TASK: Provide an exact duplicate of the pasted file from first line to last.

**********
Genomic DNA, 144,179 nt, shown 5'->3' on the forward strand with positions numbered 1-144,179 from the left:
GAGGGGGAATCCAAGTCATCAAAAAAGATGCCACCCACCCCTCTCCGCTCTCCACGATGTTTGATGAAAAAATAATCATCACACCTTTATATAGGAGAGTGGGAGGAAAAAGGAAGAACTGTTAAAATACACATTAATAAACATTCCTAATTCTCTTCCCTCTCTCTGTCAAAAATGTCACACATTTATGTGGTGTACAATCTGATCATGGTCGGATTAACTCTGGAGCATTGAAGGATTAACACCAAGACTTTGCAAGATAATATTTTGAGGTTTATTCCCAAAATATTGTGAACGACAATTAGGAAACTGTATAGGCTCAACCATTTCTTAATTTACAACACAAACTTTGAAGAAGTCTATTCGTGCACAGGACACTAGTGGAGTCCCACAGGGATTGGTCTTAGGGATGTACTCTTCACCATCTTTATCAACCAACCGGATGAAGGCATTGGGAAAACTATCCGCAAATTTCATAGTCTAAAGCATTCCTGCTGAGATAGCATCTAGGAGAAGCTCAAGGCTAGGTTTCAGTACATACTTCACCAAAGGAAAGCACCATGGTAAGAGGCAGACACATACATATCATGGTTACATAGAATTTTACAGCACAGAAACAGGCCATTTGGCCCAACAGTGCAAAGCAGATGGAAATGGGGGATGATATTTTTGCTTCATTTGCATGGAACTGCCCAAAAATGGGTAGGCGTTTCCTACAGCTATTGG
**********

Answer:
Genomic DNA, 144,179 nt, shown 5'->3' on the forward strand with positions numbered 1-144,179 from the left:
GAGGGGGAATCCAAGTCATCAAAAAAGATGCCACCCACCCCTCTCCGCTCTCCACGATGTTTGATGAAAAAATAATCATCACACCTTTATATAGGAGAGTGGGAGGAAAAAGGAAGAACTGTTAAAATACACATTAATAAACATTCCTAATTCTCTTCCCTCTCTCTGTCAAAAATGTCACACATTTATGTGGTGTACAATCTGATCATGGTCGGATTAACTCTGGAGCATTGAAGGATTAACACCAAGACTTTGCAAGATAATATTTTGAGGTTTATTCCCAAAATATTGTGAACGACAATTAGGAAACTGTATAGGCTCAACCATTTCTTAATTTACAACACAAACTTTGAAGAAGTCTATTCGTGCACAGGACACTAGTGGAGTCCCACAGGGATTGGTCTTAGGGATGTACTCTTCACCATCTTTATCAACCAACCGGATGAAGGCATTGGGAAAACTATCCGCAAATTTCATAGTCTAAAGCATTCCTGCTGAGATAGCATCTAGGAGAAGCTCAAGGCTAGGTTTCAGTACATACTTCACCAAAGGAAAGCACCATGGTAAGAGGCAGACACATACATATCATGGTTACATAGAATTTTACAGCACAGAAACAGGCCATTTGGCCCAACAGTGCAAAGCAGATGGAAATGGGGGATGATATTTTTGCTTCATTTGCATGGAACTGCCCAAAAATGGGTAGGCGTTTCCTACAGCTATTGG